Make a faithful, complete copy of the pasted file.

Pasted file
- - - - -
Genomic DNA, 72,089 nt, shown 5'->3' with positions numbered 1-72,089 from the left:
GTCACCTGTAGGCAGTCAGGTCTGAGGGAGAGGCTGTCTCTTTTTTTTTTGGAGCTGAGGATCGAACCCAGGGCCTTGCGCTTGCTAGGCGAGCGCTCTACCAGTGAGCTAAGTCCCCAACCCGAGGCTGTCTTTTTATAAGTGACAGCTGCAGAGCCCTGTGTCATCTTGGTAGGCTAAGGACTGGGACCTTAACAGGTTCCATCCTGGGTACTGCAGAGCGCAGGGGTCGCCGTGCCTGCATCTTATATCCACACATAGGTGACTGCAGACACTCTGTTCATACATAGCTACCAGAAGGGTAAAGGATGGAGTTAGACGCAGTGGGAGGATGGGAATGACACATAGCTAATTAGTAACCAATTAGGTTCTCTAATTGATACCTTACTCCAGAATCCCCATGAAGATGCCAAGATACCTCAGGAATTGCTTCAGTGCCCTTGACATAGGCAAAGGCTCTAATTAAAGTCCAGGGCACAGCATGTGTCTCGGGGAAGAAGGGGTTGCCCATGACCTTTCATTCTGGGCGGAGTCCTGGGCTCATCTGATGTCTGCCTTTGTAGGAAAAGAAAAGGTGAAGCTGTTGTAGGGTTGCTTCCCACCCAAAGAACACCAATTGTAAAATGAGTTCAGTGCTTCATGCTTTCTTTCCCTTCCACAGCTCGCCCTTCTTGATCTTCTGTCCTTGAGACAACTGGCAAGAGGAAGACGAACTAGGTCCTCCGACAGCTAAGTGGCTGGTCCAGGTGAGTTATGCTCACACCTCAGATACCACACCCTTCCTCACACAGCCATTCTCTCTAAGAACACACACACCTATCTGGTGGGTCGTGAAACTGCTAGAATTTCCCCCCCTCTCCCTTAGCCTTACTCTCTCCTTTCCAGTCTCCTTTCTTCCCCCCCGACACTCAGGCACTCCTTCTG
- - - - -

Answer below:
Genomic DNA, 72,089 nt, shown 5'->3' with positions numbered 1-72,089 from the left:
GTCACCTGTAGGCAGTCAGGTCTGAGGGAGAGGCTGTCTCTTTTTTTTTTGGAGCTGAGGATCGAACCCAGGGCCTTGCGCTTGCTAGGCGAGCGCTCTACCAGTGAGCTAAGTCCCCAACCCGAGGCTGTCTTTTTATAAGTGACAGCTGCAGAGCCCTGTGTCATCTTGGTAGGCTAAGGACTGGGACCTTAACAGGTTCCATCCTGGGTACTGCAGAGCGCAGGGGTCGCCGTGCCTGCATCTTATATCCACACATAGGTGACTGCAGACACTCTGTTCATACATAGCTACCAGAAGGGTAAAGGATGGAGTTAGACGCAGTGGGAGGATGGGAATGACACATAGCTAATTAGTAACCAATTAGGTTCTCTAATTGATACCTTACTCCAGAATCCCCATGAAGATGCCAAGATACCTCAGGAATTGCTTCAGTGCCCTTGACATAGGCAAAGGCTCTAATTAAAGTCCAGGGCACAGCATGTGTCTCGGGGAAGAAGGGGTTGCCCATGACCTTTCATTCTGGGCGGAGTCCTGGGCTCATCTGATGTCTGCCTTTGTAGGAAAAGAAAAGGTGAAGCTGTTGTAGGGTTGCTTCCCACCCAAAGAACACCAATTGTAAAATGAGTTCAGTGCTTCATGCTTTCTTTCCCTTCCACAGCTCGCCCTTCTTGATCTTCTGTCCTTGAGACAACTGGCAAGAGGAAGACGAACTAGGTCCTCCGACAGCTAAGTGGCTGGTCCAGGTGAGTTATGCTCACACCTCAGATACCACACCCTTCCTCACACAGCCATTCTCTCTAAGAACACACACACCTATCTGGTGGGTCGTGAAACTGCTAGAATTTCCCCCCCTCTCCCTTAGCCTTACTCTCTCCTTTCCAGTCTCCTTTCTTCCCCCCCGACACTCAGGCACTCCTTCTG